The Smith-Trahern House, a Clarksville Legend

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There’s nothing I enjoy more than touring a historic home. While visiting Clarksville, Tennessee on a hosted trip, I had a chance to tour the Smith Trahern home and learn about those who lived in this home and how their lives impacted the Clarksville area. While the home is owned by the City, it is the Extension office’s Consumer and Family educators that run it. Debbie Johnson, the current Director was kind enough to take us on a tour of this historic home. “The city owns it, but we pay the utilities and do fund raisers,” Debbie said.

Before our tour, my mother, Lora Disque and Visit Clarksville’s Michelle Dickerson and I met Martha Pile, a former Director of the home. Martha shared that on occasion they still drag her back to assist with the volunteers and the annual Christmas Tree tour. We arrived just in time to see the volunteers decorating the trees. Martha emphasized that they don’t buy anything to do this. As a former life skills teacher she was more than aware of the impact of the cost of the holidays. She said she taught her students, “Christmas holidays, funerals and weddings are areas where people get into trouble financially.”

Being fiscally responsible, the volunteers put up a variety of trees representing a wide array of themes. Part of the volunteer base and assistance comes from people in the National Coalition on
Aging program. This is a win/win program for all, the home gets workers and the workers get trained for jobs.

This tree has pictures of volunteers that have helped decorate over the years.

The Tour of Trees is one opportunity to bring money to support the upkeep of this home that was built back in 1858. The house was expanded in 1859 to add a large dining room in the area that is now the kitchen.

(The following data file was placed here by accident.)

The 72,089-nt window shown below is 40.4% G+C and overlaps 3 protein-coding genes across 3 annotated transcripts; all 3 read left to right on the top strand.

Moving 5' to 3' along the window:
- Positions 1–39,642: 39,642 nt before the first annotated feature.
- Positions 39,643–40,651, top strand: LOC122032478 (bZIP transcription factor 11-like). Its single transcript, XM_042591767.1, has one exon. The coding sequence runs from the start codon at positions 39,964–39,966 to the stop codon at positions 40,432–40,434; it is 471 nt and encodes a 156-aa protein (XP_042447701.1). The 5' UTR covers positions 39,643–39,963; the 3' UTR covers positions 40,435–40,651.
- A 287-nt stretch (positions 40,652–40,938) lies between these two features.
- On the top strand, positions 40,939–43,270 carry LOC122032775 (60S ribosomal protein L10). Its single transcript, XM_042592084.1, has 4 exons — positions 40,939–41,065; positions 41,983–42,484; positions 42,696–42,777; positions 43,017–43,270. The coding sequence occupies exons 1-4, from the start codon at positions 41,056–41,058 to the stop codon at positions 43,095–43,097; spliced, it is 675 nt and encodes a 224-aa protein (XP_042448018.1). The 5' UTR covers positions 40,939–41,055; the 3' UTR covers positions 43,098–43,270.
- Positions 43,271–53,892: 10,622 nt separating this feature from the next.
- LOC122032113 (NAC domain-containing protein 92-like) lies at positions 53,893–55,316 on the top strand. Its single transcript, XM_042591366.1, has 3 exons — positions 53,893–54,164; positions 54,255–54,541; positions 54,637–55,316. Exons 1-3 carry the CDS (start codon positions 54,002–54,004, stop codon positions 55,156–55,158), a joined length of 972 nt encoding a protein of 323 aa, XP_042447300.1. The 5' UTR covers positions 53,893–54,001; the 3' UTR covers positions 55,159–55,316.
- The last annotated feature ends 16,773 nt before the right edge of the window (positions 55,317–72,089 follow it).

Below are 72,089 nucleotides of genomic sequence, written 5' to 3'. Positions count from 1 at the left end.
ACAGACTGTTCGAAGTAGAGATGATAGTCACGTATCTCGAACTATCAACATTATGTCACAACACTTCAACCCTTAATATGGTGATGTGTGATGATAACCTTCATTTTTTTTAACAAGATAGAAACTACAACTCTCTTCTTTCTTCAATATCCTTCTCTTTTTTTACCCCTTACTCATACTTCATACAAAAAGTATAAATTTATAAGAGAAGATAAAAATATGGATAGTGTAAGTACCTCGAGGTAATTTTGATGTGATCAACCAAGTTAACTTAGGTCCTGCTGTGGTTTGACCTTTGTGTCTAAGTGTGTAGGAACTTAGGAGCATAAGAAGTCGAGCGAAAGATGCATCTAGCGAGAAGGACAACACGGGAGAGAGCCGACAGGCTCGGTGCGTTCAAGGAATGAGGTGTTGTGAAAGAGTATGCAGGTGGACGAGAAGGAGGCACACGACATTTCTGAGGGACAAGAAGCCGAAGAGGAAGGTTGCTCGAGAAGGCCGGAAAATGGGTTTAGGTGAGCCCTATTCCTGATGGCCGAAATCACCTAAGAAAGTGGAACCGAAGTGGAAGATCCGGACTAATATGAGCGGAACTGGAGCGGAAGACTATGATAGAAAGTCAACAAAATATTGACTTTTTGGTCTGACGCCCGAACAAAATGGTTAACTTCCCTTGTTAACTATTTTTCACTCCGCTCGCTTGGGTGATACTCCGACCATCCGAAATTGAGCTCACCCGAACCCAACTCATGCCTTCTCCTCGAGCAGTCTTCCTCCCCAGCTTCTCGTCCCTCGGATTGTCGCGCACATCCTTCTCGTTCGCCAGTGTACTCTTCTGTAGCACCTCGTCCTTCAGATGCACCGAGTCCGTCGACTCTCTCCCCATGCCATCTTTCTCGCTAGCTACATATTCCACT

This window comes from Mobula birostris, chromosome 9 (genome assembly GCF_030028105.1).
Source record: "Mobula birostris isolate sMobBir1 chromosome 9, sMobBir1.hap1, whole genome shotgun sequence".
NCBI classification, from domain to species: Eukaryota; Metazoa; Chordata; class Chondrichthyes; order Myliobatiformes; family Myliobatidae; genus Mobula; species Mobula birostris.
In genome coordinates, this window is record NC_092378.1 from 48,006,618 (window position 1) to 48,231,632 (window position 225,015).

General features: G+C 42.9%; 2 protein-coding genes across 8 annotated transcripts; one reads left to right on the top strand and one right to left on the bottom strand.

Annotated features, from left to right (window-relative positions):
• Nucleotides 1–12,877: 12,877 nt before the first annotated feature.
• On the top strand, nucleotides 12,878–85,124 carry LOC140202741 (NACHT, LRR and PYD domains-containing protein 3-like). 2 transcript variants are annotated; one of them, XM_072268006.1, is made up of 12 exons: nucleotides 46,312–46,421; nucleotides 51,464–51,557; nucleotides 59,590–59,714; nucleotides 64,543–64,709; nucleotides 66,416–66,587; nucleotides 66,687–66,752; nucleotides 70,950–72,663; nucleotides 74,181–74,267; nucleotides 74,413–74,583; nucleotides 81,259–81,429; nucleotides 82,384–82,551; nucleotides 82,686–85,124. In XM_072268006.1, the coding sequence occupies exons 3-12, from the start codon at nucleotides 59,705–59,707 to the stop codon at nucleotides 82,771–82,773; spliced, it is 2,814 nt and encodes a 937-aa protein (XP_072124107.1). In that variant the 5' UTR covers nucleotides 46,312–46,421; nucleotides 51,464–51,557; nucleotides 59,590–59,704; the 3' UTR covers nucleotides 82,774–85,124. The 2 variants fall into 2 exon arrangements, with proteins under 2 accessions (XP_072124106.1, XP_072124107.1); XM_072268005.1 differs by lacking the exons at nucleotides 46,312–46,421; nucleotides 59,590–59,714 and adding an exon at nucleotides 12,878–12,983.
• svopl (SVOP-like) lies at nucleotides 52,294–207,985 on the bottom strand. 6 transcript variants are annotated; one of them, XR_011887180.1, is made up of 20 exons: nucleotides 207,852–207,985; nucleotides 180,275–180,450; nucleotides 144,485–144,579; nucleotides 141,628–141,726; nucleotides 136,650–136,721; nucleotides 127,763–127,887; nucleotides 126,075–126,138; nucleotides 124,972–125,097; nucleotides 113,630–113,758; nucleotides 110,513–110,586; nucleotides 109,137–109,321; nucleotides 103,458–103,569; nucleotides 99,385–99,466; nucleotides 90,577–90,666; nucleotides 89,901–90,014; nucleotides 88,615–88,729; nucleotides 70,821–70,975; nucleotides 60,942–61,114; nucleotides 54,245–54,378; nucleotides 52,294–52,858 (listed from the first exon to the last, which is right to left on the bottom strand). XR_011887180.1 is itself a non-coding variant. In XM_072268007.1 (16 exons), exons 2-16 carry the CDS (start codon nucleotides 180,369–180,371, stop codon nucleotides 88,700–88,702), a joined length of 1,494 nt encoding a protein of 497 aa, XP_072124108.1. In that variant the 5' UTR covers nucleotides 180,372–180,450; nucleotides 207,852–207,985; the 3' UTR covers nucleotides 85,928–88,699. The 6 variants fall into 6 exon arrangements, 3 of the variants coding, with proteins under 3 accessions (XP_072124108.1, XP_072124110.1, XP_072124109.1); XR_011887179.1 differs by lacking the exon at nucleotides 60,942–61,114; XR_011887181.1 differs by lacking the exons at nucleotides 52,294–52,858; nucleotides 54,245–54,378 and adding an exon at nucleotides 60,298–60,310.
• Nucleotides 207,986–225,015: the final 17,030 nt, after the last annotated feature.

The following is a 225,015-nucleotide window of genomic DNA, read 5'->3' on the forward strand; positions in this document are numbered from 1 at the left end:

The staircase at the home is awe inspiring.

The home has a fascinating history. Debbie Johnson said, “The house was built by Christopher Smith for his bride Lucy. Together they had two daughters, Nannie and Margaret.”

Smith originally bought four acres from Bryce Stewart. The Smith wealth came from tobacco. “They had 1,000 acres here with a lot of out buildings. There is only the slave quarters left,” Debbie said.

Smith was also had an export and import bus business. He died of yellow fever in New Orleans. When they went to send his boy back on a steam boat, called the Sultana. The ship sank near Memphis in April of 1865. While they say it was quite a common thing for a steam boat to explode, I just can’t imagine!

Lucy Smith lived until 1905 and the Trahern family took over after the home in the 1919 and renovated it, thus the name the Smith-Trahern home. Stories I have read say that Lucy Smith haunts the widow walk waiting for her husband to come home.

The Smith family information Debbie said in part has come from Joseph Trahern Jr. “He retired from the English Department at the University of Knoxville.”

While he didn’t spend too much of his life here, he does have memories and shares those along with items he has located over the years. When the Trahern family lived in the home, they stayed downstairs and made apartments upstairs. The rooms have now been returned to their original shapes, but Debbie said on occasion someone comes through on a tour that lived in one of the apartments and they add light to history of the house.

The Russell Reese family was the last family to live in the house before the city eventually took it over. Reese ran a salvage yard and also renovated the house.

When we were there, volunteers were decorating trees for the big event that opened the Sunday after we returned home.

There were several things about the house that were attention grabbing about the home. First of all is the amazing staircase, which is an architectural wonder, second are the beautiful jib windows. Downstairs, the rooms on either side of the hallway originally mirrored each other. Upstairs, the hall is as wide as a huge room. We were not able to enjoy the beauty of the front of the home when we were there because they are busy restoring the front porch and pillars.

While many of the rooms are empty of furniture, the trees added a beautiful holiday luster! Locals have been generous with donating things. Fred Landis of F&M Bank donated a new rug that fits perfectly in one of the downtown rooms. He and the bank have also donated a nice collection of art and a beautiful mirror as well.

If you enjoy historic homes, keep this one on your radar if in the Clarksville area!

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